mschnell at lumino.de
Fri Mar 23 15:24:16 CET 2012
It's rather straight forward to do completely distinct threads.
The tricky part starts, when the threads need to communicate (which
always is necessary) and thus share some data.
Here you need to be aware of several things:
- the components and functions in the LCL and RTL usually are not
thread-save (and there is no documentation on in what way they are
"partly thread safe) e.g.
- - Many simple functions like IntToStr() seem to thread safe, but
this is not documented.
- - You can't use any function that accesses the GUI in another thread
but the main thread.
- - You can happily use multiple instances of TList in multiple
threads as long as each a single instance is not used by multiple threads.
- - You can use the same instance of TList in multiple threads if you
use a TCtriticalSection (e.g. one for each instance of TList) do block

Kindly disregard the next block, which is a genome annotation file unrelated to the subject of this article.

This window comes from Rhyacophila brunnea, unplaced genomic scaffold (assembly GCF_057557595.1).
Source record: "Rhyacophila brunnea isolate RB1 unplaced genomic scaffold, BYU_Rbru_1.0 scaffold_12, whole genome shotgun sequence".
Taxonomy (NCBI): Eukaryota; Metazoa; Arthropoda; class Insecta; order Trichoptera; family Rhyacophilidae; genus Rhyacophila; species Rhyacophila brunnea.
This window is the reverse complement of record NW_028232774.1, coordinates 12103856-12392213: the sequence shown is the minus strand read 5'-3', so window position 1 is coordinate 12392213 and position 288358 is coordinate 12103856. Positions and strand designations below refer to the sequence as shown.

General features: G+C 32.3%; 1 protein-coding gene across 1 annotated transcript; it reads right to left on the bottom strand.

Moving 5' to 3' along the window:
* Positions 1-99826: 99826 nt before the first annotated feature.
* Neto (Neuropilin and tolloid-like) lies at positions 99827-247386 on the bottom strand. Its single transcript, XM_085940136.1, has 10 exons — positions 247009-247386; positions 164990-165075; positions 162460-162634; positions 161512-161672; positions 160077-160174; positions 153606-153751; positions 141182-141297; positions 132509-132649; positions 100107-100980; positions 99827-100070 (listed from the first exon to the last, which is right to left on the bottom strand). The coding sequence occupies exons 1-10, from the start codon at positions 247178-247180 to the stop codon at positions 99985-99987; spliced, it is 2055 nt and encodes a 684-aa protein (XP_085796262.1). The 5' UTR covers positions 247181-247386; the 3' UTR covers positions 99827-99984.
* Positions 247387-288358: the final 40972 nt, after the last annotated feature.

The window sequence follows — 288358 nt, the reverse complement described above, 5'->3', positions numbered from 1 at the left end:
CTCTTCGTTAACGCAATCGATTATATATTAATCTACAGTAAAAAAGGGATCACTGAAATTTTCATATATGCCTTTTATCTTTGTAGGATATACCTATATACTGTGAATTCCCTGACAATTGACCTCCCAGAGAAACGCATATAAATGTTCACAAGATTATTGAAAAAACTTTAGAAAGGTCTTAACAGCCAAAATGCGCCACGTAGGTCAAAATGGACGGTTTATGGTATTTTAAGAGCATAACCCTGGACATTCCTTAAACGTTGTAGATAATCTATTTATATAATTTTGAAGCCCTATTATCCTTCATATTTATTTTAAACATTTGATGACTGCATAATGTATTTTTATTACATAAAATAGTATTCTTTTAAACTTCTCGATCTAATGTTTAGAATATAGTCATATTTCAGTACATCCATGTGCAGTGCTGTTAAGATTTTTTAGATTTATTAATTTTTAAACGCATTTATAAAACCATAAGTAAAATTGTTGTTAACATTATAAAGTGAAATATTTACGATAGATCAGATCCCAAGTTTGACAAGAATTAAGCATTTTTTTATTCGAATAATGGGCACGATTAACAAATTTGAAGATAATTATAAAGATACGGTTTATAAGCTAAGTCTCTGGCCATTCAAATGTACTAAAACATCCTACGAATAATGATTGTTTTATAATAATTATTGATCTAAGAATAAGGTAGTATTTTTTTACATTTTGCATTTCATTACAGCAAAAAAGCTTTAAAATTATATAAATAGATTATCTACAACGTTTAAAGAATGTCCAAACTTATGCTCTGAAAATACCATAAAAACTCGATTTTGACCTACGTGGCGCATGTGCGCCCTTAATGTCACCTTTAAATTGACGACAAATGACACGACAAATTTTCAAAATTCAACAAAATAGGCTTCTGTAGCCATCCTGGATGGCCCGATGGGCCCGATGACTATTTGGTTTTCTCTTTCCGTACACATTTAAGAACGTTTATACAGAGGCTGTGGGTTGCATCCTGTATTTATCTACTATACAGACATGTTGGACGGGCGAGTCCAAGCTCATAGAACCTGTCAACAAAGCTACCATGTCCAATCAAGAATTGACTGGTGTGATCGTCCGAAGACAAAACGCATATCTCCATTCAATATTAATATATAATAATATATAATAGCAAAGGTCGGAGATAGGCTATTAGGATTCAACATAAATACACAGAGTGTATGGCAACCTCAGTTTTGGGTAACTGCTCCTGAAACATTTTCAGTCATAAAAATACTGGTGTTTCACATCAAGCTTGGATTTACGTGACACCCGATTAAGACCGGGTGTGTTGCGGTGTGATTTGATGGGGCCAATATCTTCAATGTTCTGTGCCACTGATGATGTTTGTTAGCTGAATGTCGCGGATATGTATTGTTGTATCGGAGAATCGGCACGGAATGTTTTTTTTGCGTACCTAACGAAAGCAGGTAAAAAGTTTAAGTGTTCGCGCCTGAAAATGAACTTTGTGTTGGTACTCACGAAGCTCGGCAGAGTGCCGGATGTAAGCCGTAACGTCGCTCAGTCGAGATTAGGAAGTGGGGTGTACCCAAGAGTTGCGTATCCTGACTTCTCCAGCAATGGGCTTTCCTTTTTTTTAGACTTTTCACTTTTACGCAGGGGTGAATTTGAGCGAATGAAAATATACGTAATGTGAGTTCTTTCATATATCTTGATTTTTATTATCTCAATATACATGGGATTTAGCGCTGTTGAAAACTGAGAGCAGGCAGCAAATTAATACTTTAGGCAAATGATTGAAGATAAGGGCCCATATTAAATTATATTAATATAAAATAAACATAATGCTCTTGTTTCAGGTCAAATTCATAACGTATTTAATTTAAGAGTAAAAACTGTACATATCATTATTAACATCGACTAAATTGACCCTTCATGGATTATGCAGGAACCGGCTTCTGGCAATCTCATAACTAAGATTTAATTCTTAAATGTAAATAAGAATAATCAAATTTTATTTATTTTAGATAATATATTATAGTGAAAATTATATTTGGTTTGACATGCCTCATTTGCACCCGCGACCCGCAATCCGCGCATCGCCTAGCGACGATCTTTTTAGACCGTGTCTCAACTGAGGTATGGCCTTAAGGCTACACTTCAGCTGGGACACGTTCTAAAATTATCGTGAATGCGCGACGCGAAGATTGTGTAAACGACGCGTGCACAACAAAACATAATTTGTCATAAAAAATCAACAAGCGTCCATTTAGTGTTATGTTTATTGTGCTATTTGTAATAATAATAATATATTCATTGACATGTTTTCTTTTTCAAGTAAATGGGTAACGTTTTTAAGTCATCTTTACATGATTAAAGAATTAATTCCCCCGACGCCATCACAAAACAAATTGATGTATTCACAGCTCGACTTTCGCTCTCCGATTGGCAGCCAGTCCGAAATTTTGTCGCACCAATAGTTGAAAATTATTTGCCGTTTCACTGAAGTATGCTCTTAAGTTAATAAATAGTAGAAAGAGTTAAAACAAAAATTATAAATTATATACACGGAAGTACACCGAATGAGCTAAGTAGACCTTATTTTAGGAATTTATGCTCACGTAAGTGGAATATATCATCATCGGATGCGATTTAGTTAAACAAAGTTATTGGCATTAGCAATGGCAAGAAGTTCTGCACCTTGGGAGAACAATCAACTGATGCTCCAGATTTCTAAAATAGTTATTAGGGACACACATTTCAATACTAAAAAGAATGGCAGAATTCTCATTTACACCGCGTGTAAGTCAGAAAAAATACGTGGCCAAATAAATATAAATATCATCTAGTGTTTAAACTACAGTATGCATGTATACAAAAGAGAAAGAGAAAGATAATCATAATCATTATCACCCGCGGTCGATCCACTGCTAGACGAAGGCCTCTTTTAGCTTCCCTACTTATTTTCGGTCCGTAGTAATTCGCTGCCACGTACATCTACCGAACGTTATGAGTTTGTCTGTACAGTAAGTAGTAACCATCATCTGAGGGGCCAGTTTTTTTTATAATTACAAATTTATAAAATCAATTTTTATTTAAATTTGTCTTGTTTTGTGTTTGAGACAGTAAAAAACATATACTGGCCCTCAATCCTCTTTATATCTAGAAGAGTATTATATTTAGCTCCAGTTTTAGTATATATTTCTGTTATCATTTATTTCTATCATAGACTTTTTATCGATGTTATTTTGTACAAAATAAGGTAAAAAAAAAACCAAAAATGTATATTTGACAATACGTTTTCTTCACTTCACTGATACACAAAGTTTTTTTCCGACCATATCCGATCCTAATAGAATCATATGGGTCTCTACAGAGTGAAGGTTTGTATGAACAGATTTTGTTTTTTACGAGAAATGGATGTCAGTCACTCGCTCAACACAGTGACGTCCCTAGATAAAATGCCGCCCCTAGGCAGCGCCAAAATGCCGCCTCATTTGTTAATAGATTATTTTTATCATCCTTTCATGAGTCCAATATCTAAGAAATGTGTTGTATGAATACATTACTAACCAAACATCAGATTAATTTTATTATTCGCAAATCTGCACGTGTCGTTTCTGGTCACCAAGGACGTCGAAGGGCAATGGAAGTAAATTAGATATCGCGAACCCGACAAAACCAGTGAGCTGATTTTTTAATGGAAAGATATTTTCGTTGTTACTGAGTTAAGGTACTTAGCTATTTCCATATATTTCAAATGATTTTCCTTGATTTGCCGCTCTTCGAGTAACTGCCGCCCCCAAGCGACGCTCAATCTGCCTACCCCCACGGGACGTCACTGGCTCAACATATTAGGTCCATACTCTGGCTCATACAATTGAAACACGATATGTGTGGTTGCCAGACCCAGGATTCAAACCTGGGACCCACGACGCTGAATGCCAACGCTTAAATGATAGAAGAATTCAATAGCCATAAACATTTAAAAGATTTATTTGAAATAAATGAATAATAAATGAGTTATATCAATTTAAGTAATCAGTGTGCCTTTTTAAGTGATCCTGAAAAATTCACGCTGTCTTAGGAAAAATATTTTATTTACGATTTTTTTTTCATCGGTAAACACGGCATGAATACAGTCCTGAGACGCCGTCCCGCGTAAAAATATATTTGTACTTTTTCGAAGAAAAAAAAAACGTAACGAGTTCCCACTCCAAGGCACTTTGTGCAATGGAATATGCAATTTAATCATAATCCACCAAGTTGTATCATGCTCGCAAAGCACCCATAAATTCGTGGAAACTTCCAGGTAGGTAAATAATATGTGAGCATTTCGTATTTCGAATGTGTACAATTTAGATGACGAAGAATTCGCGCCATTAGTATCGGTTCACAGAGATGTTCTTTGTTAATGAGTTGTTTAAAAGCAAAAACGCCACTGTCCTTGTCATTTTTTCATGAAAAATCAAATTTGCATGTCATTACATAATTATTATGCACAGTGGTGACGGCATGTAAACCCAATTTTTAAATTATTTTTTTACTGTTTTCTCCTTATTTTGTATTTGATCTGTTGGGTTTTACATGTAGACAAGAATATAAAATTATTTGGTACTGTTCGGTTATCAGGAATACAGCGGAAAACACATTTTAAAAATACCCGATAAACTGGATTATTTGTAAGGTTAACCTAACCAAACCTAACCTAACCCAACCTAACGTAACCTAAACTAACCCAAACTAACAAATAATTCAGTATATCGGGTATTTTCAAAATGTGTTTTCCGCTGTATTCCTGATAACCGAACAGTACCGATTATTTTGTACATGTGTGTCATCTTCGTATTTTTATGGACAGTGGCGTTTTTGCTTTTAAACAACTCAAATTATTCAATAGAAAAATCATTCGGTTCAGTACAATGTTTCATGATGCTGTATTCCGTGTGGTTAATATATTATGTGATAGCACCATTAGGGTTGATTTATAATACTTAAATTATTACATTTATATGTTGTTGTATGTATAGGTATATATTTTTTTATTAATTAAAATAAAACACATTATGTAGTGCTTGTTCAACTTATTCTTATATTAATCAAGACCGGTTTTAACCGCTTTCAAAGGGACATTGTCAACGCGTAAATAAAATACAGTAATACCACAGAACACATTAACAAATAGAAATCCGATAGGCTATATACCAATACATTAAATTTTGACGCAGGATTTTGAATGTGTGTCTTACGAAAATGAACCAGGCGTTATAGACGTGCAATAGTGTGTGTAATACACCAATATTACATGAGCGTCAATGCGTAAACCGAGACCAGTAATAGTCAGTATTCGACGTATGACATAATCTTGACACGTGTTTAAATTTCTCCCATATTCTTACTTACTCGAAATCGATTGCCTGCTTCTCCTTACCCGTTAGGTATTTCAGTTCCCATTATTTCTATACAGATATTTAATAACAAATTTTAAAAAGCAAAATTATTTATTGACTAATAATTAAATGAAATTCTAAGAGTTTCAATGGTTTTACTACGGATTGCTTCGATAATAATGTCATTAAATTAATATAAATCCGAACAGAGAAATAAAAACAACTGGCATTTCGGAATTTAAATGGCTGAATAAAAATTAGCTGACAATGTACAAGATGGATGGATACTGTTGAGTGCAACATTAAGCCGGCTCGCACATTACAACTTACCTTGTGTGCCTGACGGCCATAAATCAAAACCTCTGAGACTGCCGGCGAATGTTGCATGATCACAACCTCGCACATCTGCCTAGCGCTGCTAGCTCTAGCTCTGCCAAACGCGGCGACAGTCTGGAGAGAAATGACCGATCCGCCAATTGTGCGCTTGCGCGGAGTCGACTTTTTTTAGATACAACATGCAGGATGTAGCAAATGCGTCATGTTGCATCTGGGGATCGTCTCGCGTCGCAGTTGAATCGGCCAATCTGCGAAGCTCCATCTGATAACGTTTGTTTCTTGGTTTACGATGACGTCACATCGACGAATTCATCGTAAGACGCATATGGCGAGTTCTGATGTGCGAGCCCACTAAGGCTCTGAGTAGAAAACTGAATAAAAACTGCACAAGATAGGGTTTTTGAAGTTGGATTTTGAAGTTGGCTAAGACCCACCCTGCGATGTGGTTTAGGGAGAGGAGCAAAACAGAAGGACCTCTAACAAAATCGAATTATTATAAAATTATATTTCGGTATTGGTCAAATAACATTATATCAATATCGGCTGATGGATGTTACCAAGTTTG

- - AFAIK, the way TThreadList is used with multiple threads is
- To have a worker thread communicate with the main thread (i.e. to
have it use the GUI in any way) you can use TThread.Synchronize.
Downside: The thread waits until any scheduled main thread activity is
done before entering the synchronized code (might last forever). It only
goes on working when the synchronized code is done.
- To trigger a main thread activity without having to wait for the
main thread you can use Application.QueueAsnycCall.
- The functionality of TThread.Synchronize and
Application.QueuAsyncCall is not available in all Widget Types (see
Compile-Options -> Build Modes). It is verified to work decently in GTK
and Win32 (and supposedly QT, but I did not check this myself).
More information about the Lazarus